Jordan Laffey, 23, a Newcastle born and bred lad who is becoming a hidden gem within the North for DJing.
Juggling working for The Ministry for Pensions and National Insurance combined with DJing at night is a struggle but Jordan who is known as ‘Laffey’ admits, “DJing is a lot more stressful than my day job” Surprised? Well, like many careers getting your foot in the door is hard, so I took it back to-day one when and where it all started for Jordan.
It’s been 4 year, in the first year he mentions how it “gathered dust”, but after that he started DJing locally at The Railey and the Woolsey in Wallsend and built from there.
Jordan had “always flirted with it really, ever since I was young”and “I was going to get into it when I was 11 or 12 then didn’t. I was around 18 or 19, I just decided to finally do it as I love music and got into house music where I DJ now, that spurred me on and I finally took the plunge”.
Inspiration surrounds us all and it shapes DJ’s, Jordan speaks how his inspiration was close to home, “My dad was into house music, I grew up around it and house music became more popular and going hand in hand with growing older led to going out more and I got more absorbed into it. I started spending less time in indie scenes to more popular scenes that stemmed my inspiration”.
Wanting to find out how Jordan keeps up a double life up with the mix of 9-5 full-time job to DJing, he says: “I don’t, haha I try, work is set hours so the moment I go to work and the moment I finish, well I do when I’m at work and I shouldn’t. I listen to music that I need to download for future reference”.
Fast forwarding to 5pm, he says: “I get home, I get the DJ stuff, go straight out and try to wake up in the morning to go to work. It’s difficult, I have my struggles but I try. I play in the centre of Newcastle, Collingwood street on a Tuesday night and Thursdays at Jesmond, that finishes at 11 o’clock and that gives me more than enough time to finish and get back home and get back to bed for work the next day”.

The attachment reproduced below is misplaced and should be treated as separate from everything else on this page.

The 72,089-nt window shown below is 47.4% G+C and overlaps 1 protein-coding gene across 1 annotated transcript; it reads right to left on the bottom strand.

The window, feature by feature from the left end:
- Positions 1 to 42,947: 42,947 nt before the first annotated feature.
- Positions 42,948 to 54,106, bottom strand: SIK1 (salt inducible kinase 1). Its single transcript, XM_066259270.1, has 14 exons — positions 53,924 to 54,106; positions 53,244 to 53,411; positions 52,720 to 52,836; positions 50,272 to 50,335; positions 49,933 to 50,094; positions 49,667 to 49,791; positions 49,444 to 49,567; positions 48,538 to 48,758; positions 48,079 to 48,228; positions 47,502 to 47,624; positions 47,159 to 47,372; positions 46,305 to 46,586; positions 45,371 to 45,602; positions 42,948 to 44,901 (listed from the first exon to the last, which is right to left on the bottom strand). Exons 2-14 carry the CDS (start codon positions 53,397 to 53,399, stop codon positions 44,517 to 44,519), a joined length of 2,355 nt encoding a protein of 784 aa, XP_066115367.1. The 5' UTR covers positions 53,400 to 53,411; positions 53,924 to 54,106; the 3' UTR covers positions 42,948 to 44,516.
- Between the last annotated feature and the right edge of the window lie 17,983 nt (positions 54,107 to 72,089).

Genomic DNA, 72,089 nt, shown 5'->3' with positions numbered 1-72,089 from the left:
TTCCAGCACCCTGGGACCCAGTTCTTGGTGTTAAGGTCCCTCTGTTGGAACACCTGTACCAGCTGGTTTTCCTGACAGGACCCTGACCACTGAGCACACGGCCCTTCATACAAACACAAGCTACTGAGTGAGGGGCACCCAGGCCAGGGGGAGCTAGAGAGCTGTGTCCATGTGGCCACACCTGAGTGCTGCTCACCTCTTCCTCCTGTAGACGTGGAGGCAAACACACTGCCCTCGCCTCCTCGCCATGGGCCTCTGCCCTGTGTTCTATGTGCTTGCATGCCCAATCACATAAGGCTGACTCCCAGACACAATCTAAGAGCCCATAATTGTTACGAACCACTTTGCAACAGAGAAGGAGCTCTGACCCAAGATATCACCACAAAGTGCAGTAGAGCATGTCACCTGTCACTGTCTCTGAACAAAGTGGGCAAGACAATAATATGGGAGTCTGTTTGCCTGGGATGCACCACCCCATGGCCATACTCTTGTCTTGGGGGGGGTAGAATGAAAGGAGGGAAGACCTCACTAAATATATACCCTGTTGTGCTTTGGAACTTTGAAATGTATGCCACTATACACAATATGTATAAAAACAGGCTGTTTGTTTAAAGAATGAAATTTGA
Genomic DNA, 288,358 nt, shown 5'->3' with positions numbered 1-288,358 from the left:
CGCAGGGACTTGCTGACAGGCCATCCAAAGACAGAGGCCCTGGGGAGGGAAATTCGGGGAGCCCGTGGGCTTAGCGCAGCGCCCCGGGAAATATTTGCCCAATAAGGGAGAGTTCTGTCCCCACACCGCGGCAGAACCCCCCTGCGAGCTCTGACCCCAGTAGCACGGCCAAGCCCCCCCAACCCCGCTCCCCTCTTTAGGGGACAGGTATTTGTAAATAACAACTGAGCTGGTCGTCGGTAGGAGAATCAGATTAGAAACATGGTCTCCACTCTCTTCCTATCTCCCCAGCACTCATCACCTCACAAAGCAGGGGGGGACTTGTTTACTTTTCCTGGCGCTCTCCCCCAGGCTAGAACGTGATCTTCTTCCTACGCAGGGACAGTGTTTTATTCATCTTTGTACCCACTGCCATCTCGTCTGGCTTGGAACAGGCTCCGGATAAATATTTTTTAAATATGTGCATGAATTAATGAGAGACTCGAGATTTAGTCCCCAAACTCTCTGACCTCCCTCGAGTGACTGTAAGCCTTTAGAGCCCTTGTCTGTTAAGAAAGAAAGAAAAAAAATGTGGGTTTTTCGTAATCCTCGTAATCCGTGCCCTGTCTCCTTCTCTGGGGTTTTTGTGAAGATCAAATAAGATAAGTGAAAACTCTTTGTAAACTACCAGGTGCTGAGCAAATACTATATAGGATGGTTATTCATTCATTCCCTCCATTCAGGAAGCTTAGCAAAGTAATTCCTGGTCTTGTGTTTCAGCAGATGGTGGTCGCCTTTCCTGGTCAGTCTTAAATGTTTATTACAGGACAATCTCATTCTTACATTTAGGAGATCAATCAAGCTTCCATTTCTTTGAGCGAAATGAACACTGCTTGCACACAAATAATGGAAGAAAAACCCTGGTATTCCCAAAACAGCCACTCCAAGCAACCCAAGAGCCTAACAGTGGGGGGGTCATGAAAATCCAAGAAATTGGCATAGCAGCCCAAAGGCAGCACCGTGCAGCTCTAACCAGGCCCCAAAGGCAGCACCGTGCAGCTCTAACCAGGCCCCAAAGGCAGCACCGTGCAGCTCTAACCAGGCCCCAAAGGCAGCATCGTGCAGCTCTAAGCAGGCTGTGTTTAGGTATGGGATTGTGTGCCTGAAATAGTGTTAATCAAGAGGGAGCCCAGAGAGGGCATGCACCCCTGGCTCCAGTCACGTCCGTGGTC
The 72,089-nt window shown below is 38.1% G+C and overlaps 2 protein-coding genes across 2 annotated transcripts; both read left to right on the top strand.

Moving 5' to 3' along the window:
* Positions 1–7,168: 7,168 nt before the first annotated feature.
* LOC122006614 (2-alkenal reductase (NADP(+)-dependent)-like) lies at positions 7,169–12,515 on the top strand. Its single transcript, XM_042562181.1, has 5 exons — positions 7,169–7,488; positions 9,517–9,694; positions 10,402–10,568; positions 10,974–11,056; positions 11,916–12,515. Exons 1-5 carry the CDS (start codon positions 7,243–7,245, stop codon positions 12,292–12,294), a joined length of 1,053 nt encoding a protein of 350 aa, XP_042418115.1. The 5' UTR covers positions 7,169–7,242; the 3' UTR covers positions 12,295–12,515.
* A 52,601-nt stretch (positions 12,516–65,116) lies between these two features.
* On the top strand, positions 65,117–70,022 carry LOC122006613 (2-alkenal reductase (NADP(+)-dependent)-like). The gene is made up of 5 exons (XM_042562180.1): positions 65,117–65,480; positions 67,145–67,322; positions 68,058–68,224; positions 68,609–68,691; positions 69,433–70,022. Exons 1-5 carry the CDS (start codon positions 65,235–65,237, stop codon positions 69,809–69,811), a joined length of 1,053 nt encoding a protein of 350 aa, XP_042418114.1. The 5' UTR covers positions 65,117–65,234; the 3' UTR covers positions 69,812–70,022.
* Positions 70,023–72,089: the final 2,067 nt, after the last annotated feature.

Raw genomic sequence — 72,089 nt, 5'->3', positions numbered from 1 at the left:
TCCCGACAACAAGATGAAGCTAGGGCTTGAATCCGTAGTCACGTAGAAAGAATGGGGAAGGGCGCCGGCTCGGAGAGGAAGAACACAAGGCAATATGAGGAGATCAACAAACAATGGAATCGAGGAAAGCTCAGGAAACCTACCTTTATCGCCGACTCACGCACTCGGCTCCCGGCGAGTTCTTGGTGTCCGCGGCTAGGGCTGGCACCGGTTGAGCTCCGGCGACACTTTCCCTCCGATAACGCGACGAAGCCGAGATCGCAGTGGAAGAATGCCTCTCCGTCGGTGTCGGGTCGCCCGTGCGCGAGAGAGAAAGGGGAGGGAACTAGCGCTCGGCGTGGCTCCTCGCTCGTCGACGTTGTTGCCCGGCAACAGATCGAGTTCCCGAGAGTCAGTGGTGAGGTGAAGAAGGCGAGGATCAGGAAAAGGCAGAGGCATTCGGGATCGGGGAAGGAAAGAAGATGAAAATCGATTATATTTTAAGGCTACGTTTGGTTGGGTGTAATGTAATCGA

The two careers being so different, it’s interesting to know how much they do differ in change: “With my day job you just know everyone that is there and who you’re working for but, when you’re doing your DJing, your playing to so many people at are there and you don’t know. You don’t know whether they’re going to like the music, you defiantly feel under pressure, less pressure now than what I used too. When I first started, that is the main thing that you worry about, if everyone will like the music I’m playing. But you do get to gage it a lot better, when you do certain things, like Mimos on a Tuesday for example, I know what kind of music the owner wants me to play and I know what the people want so I’ve been doing it 7 weeks on the run now, you kind of get falling into habits of picking songs that you know will do well, but yeah it’s different, it’s defiantly a lot more stressful DJing”.